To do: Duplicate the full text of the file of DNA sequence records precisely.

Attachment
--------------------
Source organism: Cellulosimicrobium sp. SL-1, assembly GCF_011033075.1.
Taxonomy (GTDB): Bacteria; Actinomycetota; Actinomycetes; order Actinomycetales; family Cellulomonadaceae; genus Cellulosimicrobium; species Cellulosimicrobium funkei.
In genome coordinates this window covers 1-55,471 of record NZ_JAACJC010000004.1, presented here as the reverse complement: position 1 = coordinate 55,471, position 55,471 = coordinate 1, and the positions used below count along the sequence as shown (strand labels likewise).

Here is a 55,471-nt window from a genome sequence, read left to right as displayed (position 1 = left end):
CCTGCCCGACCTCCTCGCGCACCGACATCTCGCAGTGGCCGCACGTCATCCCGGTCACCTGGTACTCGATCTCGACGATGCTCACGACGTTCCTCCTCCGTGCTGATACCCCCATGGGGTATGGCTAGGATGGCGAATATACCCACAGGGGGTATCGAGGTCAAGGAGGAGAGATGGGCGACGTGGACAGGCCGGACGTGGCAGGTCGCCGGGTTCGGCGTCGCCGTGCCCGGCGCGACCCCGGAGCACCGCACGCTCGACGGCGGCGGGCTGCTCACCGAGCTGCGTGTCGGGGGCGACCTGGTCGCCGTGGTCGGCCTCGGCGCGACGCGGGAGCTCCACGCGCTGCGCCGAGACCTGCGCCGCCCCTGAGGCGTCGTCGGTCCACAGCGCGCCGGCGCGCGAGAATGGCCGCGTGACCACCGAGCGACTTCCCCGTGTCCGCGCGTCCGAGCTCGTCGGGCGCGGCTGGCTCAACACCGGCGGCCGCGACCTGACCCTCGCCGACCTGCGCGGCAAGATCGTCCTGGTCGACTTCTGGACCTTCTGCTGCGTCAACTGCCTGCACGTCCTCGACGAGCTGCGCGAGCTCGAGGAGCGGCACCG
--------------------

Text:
Source organism: Cellulosimicrobium sp. SL-1, assembly GCF_011033075.1.
Taxonomy (GTDB): Bacteria; Actinomycetota; Actinomycetes; order Actinomycetales; family Cellulomonadaceae; genus Cellulosimicrobium; species Cellulosimicrobium funkei.
In genome coordinates this window covers 1-55,471 of record NZ_JAACJC010000004.1, presented here as the reverse complement: position 1 = coordinate 55,471, position 55,471 = coordinate 1, and the positions used below count along the sequence as shown (strand labels likewise).

Here is a 55,471-nt window from a genome sequence, read left to right as displayed (position 1 = left end):
CCTGCCCGACCTCCTCGCGCACCGACATCTCGCAGTGGCCGCACGTCATCCCGGTCACCTGGTACTCGATCTCGACGATGCTCACGACGTTCCTCCTCCGTGCTGATACCCCCATGGGGTATGGCTAGGATGGCGAATATACCCACAGGGGGTATCGAGGTCAAGGAGGAGAGATGGGCGACGTGGACAGGCCGGACGTGGCAGGTCGCCGGGTTCGGCGTCGCCGTGCCCGGCGCGACCCCGGAGCACCGCACGCTCGACGGCGGCGGGCTGCTCACCGAGCTGCGTGTCGGGGGCGACCTGGTCGCCGTGGTCGGCCTCGGCGCGACGCGGGAGCTCCACGCGCTGCGCCGAGACCTGCGCCGCCCCTGAGGCGTCGTCGGTCCACAGCGCGCCGGCGCGCGAGAATGGCCGCGTGACCACCGAGCGACTTCCCCGTGTCCGCGCGTCCGAGCTCGTCGGGCGCGGCTGGCTCAACACCGGCGGCCGCGACCTGACCCTCGCCGACCTGCGCGGCAAGATCGTCCTGGTCGACTTCTGGACCTTCTGCTGCGTCAACTGCCTGCACGTCCTCGACGAGCTGCGCGAGCTCGAGGAGCGGCACCG